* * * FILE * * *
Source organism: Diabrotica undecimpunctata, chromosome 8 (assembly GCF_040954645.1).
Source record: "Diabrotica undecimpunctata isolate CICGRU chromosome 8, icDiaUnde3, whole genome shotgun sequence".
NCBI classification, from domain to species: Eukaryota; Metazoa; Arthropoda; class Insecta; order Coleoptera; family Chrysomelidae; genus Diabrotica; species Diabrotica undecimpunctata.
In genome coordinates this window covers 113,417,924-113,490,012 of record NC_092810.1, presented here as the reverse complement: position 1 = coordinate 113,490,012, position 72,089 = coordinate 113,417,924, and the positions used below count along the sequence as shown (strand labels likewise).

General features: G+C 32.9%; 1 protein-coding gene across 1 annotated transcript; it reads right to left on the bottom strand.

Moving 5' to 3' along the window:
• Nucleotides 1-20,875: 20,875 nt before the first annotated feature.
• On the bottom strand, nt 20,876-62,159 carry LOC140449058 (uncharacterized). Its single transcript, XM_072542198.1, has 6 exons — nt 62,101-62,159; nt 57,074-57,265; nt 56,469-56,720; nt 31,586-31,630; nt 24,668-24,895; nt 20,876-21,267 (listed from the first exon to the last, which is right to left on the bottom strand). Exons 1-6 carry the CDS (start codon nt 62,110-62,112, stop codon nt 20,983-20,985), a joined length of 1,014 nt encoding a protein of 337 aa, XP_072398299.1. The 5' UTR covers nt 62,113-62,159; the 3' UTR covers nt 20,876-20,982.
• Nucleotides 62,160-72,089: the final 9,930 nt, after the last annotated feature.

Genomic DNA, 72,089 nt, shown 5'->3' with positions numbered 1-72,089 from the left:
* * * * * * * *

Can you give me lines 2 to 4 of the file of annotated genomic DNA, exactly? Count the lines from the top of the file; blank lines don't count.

Source record: "Diabrotica undecimpunctata isolate CICGRU chromosome 8, icDiaUnde3, whole genome shotgun sequence".
NCBI classification, from domain to species: Eukaryota; Metazoa; Arthropoda; class Insecta; order Coleoptera; family Chrysomelidae; genus Diabrotica; species Diabrotica undecimpunctata.
In genome coordinates this window covers 113,417,924-113,490,012 of record NC_092810.1, presented here as the reverse complement: position 1 = coordinate 113,490,012, position 72,089 = coordinate 113,417,924, and the positions used below count along the sequence as shown (strand labels likewise).